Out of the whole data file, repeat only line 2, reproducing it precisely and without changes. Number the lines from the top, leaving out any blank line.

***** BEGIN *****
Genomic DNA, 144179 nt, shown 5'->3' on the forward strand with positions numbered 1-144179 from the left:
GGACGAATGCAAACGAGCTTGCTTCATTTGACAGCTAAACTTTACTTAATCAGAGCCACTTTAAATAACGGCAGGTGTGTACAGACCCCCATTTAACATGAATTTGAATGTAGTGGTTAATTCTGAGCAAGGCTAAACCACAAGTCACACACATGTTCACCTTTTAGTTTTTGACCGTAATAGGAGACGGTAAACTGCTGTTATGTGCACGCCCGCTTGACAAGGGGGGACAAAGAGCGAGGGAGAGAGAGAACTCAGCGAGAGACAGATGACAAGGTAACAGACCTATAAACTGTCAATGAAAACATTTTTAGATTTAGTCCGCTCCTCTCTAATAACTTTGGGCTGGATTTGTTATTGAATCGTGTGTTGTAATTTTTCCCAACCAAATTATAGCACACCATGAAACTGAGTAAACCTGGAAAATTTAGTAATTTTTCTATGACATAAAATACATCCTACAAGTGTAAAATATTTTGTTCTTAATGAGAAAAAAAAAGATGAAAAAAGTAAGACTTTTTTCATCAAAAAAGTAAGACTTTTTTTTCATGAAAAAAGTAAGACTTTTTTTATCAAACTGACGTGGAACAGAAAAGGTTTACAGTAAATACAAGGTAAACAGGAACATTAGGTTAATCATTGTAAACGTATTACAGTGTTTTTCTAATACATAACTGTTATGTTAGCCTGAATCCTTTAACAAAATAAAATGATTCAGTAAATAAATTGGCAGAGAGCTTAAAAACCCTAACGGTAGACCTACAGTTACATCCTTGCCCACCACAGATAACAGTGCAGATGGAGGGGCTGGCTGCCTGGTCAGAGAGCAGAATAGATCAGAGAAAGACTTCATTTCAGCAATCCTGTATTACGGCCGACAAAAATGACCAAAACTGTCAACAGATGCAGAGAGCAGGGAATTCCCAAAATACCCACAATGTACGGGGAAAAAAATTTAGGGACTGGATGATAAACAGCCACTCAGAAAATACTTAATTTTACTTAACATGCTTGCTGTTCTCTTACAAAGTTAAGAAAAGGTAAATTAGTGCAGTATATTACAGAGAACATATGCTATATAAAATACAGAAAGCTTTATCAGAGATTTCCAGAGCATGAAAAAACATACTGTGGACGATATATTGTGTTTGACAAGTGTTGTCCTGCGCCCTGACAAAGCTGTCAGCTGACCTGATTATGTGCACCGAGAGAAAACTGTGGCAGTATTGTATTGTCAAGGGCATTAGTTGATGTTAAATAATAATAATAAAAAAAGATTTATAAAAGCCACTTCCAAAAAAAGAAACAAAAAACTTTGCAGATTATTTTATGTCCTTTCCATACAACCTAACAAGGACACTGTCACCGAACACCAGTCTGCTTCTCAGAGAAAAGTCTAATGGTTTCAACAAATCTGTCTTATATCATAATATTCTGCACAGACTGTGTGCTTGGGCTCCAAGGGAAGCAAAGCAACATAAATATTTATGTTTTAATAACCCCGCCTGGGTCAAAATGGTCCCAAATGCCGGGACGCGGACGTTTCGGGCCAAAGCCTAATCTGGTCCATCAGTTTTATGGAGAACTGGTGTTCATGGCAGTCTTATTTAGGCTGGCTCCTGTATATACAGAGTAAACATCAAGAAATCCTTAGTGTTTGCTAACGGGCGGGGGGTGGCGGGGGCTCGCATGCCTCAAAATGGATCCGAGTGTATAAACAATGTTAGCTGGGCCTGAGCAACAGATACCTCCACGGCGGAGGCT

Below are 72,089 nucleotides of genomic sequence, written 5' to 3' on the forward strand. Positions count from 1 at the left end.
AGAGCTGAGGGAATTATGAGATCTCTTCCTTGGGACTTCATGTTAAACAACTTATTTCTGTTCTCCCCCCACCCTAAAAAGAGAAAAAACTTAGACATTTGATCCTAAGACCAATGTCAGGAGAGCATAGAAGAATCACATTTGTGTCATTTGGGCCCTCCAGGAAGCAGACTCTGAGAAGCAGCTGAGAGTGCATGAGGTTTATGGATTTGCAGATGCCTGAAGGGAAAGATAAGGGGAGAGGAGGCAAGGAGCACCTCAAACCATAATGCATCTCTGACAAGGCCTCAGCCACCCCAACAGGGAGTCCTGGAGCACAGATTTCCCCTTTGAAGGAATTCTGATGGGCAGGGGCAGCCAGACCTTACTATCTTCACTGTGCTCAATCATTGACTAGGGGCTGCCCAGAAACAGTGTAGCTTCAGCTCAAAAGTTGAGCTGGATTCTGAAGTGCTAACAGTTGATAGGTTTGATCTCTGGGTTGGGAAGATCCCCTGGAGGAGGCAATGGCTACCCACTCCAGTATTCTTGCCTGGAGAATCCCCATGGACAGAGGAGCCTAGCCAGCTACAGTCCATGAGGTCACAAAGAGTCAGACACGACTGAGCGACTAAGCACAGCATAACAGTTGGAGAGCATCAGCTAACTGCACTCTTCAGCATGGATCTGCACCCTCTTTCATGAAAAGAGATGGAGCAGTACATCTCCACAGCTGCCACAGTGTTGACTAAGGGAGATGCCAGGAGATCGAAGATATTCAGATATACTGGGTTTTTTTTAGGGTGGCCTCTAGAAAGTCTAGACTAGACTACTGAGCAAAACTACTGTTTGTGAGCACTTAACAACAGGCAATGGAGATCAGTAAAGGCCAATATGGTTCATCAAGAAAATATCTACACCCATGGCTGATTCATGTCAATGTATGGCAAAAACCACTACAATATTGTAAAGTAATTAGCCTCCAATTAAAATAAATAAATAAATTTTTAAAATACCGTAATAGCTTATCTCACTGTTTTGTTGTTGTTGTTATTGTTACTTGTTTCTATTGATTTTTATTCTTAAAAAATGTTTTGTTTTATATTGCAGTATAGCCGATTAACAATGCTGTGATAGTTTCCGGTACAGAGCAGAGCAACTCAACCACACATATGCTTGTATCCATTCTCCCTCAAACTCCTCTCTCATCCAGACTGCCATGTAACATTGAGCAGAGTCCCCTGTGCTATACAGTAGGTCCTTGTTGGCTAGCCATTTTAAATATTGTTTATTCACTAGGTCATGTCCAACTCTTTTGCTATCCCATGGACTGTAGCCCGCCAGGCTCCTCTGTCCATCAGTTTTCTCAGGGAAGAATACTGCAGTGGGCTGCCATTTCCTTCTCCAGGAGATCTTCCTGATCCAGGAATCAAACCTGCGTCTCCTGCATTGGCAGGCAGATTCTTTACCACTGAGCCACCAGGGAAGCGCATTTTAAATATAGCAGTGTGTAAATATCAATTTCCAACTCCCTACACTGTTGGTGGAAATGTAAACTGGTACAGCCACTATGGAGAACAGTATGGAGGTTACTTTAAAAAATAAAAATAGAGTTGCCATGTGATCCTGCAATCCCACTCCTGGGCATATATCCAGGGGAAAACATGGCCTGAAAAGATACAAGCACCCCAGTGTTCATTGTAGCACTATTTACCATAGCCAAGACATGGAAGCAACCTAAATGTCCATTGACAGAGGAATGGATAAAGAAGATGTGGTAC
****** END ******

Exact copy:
GGACGAATGCAAACGAGCTTGCTTCATTTGACAGCTAAACTTTACTTAATCAGAGCCACTTTAAATAACGGCAGGTGTGTACAGACCCCCATTTAACATGAATTTGAATGTAGTGGTTAATTCTGAGCAAGGCTAAACCACAAGTCACACACATGTTCACCTTTTAGTTTTTGACCGTAATAGGAGACGGTAAACTGCTGTTATGTGCACGCCCGCTTGACAAGGGGGGACAAAGAGCGAGGGAGAGAGAGAACTCAGCGAGAGACAGATGACAAGGTAACAGACCTATAAACTGTCAATGAAAACATTTTTAGATTTAGTCCGCTCCTCTCTAATAACTTTGGGCTGGATTTGTTATTGAATCGTGTGTTGTAATTTTTCCCAACCAAATTATAGCACACCATGAAACTGAGTAAACCTGGAAAATTTAGTAATTTTTCTATGACATAAAATACATCCTACAAGTGTAAAATATTTTGTTCTTAATGAGAAAAAAAAAGATGAAAAAAGTAAGACTTTTTTCATCAAAAAAGTAAGACTTTTTTTTCATGAAAAAAGTAAGACTTTTTTTATCAAACTGACGTGGAACAGAAAAGGTTTACAGTAAATACAAGGTAAACAGGAACATTAGGTTAATCATTGTAAACGTATTACAGTGTTTTTCTAATACATAACTGTTATGTTAGCCTGAATCCTTTAACAAAATAAAATGATTCAGTAAATAAATTGGCAGAGAGCTTAAAAACCCTAACGGTAGACCTACAGTTACATCCTTGCCCACCACAGATAACAGTGCAGATGGAGGGGCTGGCTGCCTGGTCAGAGAGCAGAATAGATCAGAGAAAGACTTCATTTCAGCAATCCTGTATTACGGCCGACAAAAATGACCAAAACTGTCAACAGATGCAGAGAGCAGGGAATTCCCAAAATACCCACAATGTACGGGGAAAAAAATTTAGGGACTGGATGATAAACAGCCACTCAGAAAATACTTAATTTTACTTAACATGCTTGCTGTTCTCTTACAAAGTTAAGAAAAGGTAAATTAGTGCAGTATATTACAGAGAACATATGCTATATAAAATACAGAAAGCTTTATCAGAGATTTCCAGAGCATGAAAAAACATACTGTGGACGATATATTGTGTTTGACAAGTGTTGTCCTGCGCCCTGACAAAGCTGTCAGCTGACCTGATTATGTGCACCGAGAGAAAACTGTGGCAGTATTGTATTGTCAAGGGCATTAGTTGATGTTAAATAATAATAATAAAAAAAGATTTATAAAAGCCACTTCCAAAAAAAGAAACAAAAAACTTTGCAGATTATTTTATGTCCTTTCCATACAACCTAACAAGGACACTGTCACCGAACACCAGTCTGCTTCTCAGAGAAAAGTCTAATGGTTTCAACAAATCTGTCTTATATCATAATATTCTGCACAGACTGTGTGCTTGGGCTCCAAGGGAAGCAAAGCAACATAAATATTTATGTTTTAATAACCCCGCCTGGGTCAAAATGGTCCCAAATGCCGGGACGCGGACGTTTCGGGCCAAAGCCTAATCTGGTCCATCAGTTTTATGGAGAACTGGTGTTCATGGCAGTCTTATTTAGGCTGGCTCCTGTATATACAGAGTAAACATCAAGAAATCCTTAGTGTTTGCTAACGGGCGGGGGGTGGCGGGGGCTCGCATGCCTCAAAATGGATCCGAGTGTATAAACAATGTTAGCTGGGCCTGAGCAACAGATACCTCCACGGCGGAGGCT